Historically, there has been a major disparity in the treatment of male authors in comparison to female authors. In an attempt to counteract this, some female authors publish under male or gender-neutral pseudonyms in order to avoid any potential sexist or misogynistic discrimination. One of the most well-known examples of this would be JK Rowling, author of the Harry Potter novels, who thought by hiding that she was a female author, more young boys would want to read her books.
The Women’s Prize for Fiction is a prestigious U.K. prize awarded each year to a female author who has published a full-length novel in the previous year. It can be awarded to any woman of any nationality who has published a book in English, within the time frame in question. The prize was set up in 1996, in order to “celebrate originality, accessibility and excellence in writing by women and connect world-class writers with readers everywhere”.
This year marks the 25th anniversary of the prize; to celebrate this milestone, a collection of twenty-five novels by women, that were previously published under male or gender-neutral aliases, will be re-issued with the authors’ real names. The titles will be available to download for free as eBooks and physical copies will be donated to the British Library – however, they are not available to buy.
Many of the books to be released in the “Reclaim her Name” initiative date back to the nineteenth century. The intention behind having the real names on the front covers of the novels is to give these women the credit and visibility which they did not receive within their lifetimes. The collection includes novels such as A Phantom’s Lover by Violet Paget (male alias: Vernon Lee), and The History of Sir Richard Calmady by Mary Kingsley (male alias: Lucas Malet). Each book that is included in the selection has been given a cover update by female illustrators from countries all over the world including Brazil, Russia, Jordan and Germany.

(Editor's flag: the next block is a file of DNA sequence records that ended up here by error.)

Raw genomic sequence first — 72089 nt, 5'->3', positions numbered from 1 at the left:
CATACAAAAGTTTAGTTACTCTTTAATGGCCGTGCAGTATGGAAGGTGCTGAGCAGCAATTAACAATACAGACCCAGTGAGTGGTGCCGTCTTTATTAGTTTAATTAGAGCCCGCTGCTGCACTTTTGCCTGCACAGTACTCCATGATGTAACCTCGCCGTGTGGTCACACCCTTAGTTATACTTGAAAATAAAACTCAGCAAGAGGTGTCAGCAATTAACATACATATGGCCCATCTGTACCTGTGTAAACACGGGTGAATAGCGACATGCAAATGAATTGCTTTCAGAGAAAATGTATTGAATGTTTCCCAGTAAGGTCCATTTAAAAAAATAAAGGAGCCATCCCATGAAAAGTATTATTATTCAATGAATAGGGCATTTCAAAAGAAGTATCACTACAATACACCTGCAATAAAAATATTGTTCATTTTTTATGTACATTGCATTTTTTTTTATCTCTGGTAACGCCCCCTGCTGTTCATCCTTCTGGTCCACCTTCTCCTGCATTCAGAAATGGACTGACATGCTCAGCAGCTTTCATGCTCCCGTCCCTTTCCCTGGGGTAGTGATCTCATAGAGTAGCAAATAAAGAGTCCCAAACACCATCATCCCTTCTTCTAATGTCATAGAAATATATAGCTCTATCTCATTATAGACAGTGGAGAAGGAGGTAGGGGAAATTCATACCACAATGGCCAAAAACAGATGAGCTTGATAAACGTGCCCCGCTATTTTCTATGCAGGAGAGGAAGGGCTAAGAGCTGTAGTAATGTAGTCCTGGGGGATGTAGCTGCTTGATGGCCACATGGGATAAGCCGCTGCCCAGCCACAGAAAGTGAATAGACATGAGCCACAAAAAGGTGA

The daughter of Ann Petry, one of the women whose work is featured in the selection, stated: “When I was asked if my mother’s work could be included within such a worthy collection of books along with other impressive female writers, I was honoured. I’m incredibly proud of my mother’s work and it excites me that her writing has been introduced to a new audience through this collection. I know she would be thrilled to be a part of this as it’s an incredible conversation starter for such an important cause – my mother always believed in a world with shared humanity and I think this project encapsulates that.”
I believe this to be a very necessary celebration, and an opportunity to remember the journeys and trials of female authors past and present whose lives and careers have helped shape modern literature into what it is today.
It is worth remembering, most of these women writers were writing at a time when women in the U.K. did not even have the right to vote. It wasn’t until 1918 that women above the age of 30 who met a property qualification were able to vote, which still left around a third of the female population in the U.K. unable to do so, so it’s no surprise that so many nineteenth-century female authors hid their sex when having their work published.
Although steps have been taken since, initiatives like “Reclaim her Name” serve as a reminder that the journey to equality is far from over; women’s history is still being written as we speak.